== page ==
American Cars - Hope they stay around!

Watching the Detroit bailout saga reminded me of a recent email I received. Growing up in the 50's and 60's was a great time to appreciate cars. How times and styles have changed.

1951 Chrysler K310
The 1951 K-310 was the second of the Ghia-built Chrysler concept cars designed under the watchful eye of company styling director Virgil Exner.

1953 Buick Wildcat
A special brochure handed out at the Motorama explained the philosophy behind the Wildcat: "Buick by-passes time and tradition to bring your 'dream car' closer. Buick's progressive search for finer styling and better cars for America's motorists enters a new era with presentation of the revolutionary new sports convertible -- the Wildcat -- featuring a Fiberglass body.
1958 Lincoln Premiere
Low sales and less of the "more is better" attitude generally in Detroit led to an all-new downsized Lincoln line for '61.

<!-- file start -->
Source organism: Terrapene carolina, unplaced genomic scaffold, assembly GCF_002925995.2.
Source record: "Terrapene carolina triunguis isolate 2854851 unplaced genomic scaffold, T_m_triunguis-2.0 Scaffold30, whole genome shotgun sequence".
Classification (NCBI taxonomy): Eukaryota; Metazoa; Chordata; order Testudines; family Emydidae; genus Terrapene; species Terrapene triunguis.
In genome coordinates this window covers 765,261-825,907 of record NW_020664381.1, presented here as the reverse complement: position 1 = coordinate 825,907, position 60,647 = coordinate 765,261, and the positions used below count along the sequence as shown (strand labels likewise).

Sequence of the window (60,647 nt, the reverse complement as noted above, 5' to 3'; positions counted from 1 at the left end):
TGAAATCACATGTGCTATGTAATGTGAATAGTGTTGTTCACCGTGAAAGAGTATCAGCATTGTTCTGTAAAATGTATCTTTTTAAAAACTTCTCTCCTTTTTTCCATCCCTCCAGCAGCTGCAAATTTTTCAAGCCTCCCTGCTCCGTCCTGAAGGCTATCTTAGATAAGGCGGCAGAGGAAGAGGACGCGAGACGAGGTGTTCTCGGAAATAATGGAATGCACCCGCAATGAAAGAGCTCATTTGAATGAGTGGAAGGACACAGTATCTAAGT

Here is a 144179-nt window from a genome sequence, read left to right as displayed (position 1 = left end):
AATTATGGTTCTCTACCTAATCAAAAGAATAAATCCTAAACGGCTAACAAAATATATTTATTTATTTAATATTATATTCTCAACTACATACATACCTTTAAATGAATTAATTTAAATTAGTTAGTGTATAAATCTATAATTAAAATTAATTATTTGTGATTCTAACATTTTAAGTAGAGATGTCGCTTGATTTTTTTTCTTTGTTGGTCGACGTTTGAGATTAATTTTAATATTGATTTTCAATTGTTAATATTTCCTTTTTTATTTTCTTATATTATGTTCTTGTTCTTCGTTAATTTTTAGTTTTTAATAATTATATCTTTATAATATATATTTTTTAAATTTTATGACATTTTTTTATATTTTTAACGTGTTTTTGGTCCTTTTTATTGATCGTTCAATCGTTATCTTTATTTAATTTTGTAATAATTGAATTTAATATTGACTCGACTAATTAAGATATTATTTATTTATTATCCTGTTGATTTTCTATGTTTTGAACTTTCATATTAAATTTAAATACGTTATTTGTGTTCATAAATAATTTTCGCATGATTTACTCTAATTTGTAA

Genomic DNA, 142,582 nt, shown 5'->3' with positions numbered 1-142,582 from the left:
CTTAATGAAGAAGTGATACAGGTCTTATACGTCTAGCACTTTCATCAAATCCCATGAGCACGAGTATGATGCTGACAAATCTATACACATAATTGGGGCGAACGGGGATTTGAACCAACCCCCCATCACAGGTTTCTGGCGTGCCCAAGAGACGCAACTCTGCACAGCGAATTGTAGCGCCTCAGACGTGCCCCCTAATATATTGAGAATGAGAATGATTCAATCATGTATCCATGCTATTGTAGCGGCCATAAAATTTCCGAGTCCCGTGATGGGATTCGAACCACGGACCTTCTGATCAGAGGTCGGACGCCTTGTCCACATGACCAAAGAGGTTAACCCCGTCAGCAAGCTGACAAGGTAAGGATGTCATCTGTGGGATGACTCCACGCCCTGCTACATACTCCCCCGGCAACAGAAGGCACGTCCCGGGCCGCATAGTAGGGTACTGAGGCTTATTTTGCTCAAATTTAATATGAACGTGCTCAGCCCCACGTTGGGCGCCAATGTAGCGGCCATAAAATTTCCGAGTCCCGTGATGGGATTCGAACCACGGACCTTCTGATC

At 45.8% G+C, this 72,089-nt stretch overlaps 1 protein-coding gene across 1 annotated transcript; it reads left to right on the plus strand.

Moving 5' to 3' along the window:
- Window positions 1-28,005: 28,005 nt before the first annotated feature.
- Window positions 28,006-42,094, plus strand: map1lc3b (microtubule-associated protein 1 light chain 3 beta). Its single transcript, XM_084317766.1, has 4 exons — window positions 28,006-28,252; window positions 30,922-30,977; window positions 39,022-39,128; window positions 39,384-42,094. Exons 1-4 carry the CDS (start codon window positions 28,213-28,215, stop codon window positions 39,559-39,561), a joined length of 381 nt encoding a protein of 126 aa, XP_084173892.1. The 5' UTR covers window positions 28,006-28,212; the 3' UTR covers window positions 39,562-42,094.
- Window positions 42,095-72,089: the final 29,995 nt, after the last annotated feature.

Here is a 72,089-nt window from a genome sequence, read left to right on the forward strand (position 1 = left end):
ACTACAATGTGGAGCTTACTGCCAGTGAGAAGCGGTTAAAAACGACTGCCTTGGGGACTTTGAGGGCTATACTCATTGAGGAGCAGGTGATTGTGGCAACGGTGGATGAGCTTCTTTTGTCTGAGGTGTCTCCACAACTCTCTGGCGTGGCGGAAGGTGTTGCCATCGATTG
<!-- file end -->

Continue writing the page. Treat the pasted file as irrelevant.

1955 Nash Rambler Cross County Wagon
Model offerings expanded noticeably for 1954 with the addition of two- and four-door sedans and a four-door Cross Country wagon.

1956 Ford Fairlane Sunliner
The Fairlane was named after Henry Ford's Fair Lane mansion in Dearborn, Michigan. 1959 was the last year of the Sunliner convertible.
1956 Nash
In developing this new car, Nash had originally planned to call it the Nash Diplomat. This name would have rounded out the Nash family of cars, as for 1950 the 600 line was re-named the Statesman and the Ambassador remained the flagship line.

1951 Buick LeSabre
One of the most famous concept cars was the 1951 Buick LeSabre. Designed by Harley J. Earl’s studio with styling cues from jet fighter planes and used by him for years as an everyday driver, the LeSabre offered a preview of the aircraft styling that followed in the ’50s.
1958 Edsel Convertible
The Edsel was introduced amidst considerable publicity on "E Day"—September 14, 1957. It was promoted by a top-rated television special, The Edsel Show on October 13, but it was not enough to counter the adverse public reaction to the car's styling and conventional build.